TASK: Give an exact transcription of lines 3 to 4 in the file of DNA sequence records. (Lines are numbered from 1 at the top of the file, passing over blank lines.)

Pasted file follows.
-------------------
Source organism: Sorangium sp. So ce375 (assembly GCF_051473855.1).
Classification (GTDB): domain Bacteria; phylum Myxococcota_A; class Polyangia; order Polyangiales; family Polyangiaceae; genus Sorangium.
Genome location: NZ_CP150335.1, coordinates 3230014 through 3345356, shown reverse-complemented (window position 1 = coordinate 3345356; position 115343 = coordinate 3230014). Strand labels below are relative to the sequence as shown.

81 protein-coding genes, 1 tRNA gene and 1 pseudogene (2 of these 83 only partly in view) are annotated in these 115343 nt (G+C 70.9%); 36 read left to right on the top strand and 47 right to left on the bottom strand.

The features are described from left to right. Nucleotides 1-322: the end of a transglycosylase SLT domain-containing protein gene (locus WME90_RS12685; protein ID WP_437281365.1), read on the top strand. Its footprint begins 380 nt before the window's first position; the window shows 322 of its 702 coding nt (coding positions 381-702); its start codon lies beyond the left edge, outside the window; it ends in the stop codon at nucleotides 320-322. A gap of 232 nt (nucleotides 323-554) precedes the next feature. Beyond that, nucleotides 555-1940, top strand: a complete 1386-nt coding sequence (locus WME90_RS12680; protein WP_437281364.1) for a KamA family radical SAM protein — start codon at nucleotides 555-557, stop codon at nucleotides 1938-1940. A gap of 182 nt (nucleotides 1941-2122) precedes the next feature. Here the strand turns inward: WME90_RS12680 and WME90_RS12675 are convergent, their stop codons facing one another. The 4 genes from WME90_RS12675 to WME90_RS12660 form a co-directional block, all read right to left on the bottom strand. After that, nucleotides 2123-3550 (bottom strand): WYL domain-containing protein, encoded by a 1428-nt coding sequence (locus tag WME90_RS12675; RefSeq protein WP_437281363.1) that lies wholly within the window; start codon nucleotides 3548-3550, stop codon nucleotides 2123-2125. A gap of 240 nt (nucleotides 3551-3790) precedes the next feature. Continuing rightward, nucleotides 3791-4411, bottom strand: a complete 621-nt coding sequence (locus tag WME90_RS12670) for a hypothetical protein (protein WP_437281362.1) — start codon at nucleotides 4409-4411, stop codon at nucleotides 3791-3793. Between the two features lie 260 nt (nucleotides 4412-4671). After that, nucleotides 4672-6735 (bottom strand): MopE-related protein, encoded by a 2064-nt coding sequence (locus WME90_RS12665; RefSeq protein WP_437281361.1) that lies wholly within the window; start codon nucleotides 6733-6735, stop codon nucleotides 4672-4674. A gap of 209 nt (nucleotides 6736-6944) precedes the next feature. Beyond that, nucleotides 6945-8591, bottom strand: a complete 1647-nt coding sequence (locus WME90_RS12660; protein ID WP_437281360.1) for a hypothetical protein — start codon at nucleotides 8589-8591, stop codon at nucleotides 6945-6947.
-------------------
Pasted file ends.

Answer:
Genome location: NZ_CP150335.1, coordinates 3230014 through 3345356, shown reverse-complemented (window position 1 = coordinate 3345356; position 115343 = coordinate 3230014). Strand labels below are relative to the sequence as shown.

81 protein-coding genes, 1 tRNA gene and 1 pseudogene (2 of these 83 only partly in view) are annotated in these 115343 nt (G+C 70.9%); 36 read left to right on the top strand and 47 right to left on the bottom strand.